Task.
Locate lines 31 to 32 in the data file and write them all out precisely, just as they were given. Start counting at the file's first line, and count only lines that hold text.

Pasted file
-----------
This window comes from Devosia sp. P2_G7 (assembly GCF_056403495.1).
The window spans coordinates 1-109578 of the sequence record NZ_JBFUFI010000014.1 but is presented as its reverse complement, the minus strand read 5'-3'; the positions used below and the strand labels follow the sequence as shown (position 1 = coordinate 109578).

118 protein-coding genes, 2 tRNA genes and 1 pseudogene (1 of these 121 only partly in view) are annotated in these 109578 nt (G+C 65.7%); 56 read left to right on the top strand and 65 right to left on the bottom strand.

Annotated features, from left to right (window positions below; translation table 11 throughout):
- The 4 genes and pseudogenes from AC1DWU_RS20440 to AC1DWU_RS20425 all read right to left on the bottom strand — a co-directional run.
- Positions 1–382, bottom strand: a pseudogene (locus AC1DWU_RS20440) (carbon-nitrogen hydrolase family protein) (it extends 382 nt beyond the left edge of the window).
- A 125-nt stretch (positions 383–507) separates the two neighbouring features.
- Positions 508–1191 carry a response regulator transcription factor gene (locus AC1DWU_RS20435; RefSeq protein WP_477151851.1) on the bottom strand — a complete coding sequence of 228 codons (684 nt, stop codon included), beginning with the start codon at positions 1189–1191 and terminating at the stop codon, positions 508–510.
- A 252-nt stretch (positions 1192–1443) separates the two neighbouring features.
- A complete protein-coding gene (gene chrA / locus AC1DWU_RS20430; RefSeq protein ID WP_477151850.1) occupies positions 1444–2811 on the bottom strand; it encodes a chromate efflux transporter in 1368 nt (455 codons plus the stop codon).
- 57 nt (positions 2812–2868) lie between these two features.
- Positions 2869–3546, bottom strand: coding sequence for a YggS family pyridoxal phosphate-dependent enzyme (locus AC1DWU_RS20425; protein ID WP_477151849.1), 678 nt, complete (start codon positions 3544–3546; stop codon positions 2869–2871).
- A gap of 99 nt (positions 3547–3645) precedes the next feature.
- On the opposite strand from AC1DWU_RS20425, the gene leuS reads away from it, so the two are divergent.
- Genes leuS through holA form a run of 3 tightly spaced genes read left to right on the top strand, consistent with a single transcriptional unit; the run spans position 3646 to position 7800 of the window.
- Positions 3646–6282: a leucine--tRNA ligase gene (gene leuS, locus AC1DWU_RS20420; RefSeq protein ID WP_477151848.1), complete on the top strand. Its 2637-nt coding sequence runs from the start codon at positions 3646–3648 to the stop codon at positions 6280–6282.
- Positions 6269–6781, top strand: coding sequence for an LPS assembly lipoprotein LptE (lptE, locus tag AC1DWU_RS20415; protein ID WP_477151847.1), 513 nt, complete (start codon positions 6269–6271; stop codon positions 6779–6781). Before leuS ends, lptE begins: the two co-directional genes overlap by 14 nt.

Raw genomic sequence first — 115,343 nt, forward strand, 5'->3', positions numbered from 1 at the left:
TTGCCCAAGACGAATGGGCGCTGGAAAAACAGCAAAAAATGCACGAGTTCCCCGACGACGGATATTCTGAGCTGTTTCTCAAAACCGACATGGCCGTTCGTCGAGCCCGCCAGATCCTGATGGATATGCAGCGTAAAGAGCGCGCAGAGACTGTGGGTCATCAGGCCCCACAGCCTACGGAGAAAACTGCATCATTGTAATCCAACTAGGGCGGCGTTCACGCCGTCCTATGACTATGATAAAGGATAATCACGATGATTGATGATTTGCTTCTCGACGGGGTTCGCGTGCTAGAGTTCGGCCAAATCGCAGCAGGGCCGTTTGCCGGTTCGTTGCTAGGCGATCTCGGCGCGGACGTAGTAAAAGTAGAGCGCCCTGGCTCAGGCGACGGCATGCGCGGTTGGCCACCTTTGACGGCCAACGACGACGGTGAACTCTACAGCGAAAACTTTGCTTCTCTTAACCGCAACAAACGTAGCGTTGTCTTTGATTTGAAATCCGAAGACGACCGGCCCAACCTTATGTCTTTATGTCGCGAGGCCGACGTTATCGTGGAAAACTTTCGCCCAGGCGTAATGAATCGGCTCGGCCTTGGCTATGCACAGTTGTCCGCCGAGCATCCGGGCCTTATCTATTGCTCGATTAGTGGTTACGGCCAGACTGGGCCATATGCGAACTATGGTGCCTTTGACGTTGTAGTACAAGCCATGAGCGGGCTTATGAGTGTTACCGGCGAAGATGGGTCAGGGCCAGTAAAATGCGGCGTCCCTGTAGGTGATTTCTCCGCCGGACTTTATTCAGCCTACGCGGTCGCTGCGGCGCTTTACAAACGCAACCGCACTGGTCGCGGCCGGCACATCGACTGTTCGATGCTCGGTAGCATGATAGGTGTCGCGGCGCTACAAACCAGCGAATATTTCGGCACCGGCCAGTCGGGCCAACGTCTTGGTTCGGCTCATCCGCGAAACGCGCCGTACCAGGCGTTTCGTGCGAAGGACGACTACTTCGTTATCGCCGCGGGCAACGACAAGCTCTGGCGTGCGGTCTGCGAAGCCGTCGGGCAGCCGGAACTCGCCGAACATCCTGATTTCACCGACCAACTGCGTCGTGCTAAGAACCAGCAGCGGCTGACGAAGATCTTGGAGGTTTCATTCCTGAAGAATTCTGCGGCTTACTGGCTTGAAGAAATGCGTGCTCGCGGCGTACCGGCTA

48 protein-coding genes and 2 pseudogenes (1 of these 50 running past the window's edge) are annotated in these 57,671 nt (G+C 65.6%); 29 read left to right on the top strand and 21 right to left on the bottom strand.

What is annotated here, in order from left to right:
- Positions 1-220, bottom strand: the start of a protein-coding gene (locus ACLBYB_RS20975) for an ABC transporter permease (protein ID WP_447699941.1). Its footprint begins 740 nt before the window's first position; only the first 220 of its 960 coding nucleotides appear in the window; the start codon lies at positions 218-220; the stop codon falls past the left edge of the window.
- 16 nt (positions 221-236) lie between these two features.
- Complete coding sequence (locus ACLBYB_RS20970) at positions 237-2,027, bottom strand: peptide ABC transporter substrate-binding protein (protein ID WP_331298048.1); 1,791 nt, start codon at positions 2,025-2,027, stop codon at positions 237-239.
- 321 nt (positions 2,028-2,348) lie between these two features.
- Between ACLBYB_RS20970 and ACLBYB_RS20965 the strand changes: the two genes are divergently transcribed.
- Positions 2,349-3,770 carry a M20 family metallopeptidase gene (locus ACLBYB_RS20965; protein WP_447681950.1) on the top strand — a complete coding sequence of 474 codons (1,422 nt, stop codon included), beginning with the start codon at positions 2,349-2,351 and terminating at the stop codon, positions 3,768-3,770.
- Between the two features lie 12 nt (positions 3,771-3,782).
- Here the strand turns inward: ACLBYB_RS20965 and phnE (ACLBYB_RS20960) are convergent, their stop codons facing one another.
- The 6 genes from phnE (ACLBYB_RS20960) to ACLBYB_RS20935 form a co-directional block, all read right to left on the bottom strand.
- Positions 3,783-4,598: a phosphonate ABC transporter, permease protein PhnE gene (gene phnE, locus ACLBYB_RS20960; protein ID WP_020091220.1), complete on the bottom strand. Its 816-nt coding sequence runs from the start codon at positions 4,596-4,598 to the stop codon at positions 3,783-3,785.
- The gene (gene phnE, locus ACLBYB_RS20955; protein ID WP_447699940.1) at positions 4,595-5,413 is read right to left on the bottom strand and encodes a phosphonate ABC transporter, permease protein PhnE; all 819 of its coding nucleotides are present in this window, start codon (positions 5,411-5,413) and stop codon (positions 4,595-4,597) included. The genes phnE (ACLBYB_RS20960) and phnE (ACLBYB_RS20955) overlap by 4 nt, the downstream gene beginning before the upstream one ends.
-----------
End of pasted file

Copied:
- Positions 3,783-4,598: a phosphonate ABC transporter, permease protein PhnE gene (gene phnE, locus ACLBYB_RS20960; protein ID WP_020091220.1), complete on the bottom strand. Its 816-nt coding sequence runs from the start codon at positions 4,596-4,598 to the stop codon at positions 3,783-3,785.
- The gene (gene phnE, locus ACLBYB_RS20955; protein ID WP_447699940.1) at positions 4,595-5,413 is read right to left on the bottom strand and encodes a phosphonate ABC transporter, permease protein PhnE; all 819 of its coding nucleotides are present in this window, start codon (positions 5,411-5,413) and stop codon (positions 4,595-4,597) included. The genes phnE (ACLBYB_RS20960) and phnE (ACLBYB_RS20955) overlap by 4 nt, the downstream gene beginning before the upstream one ends.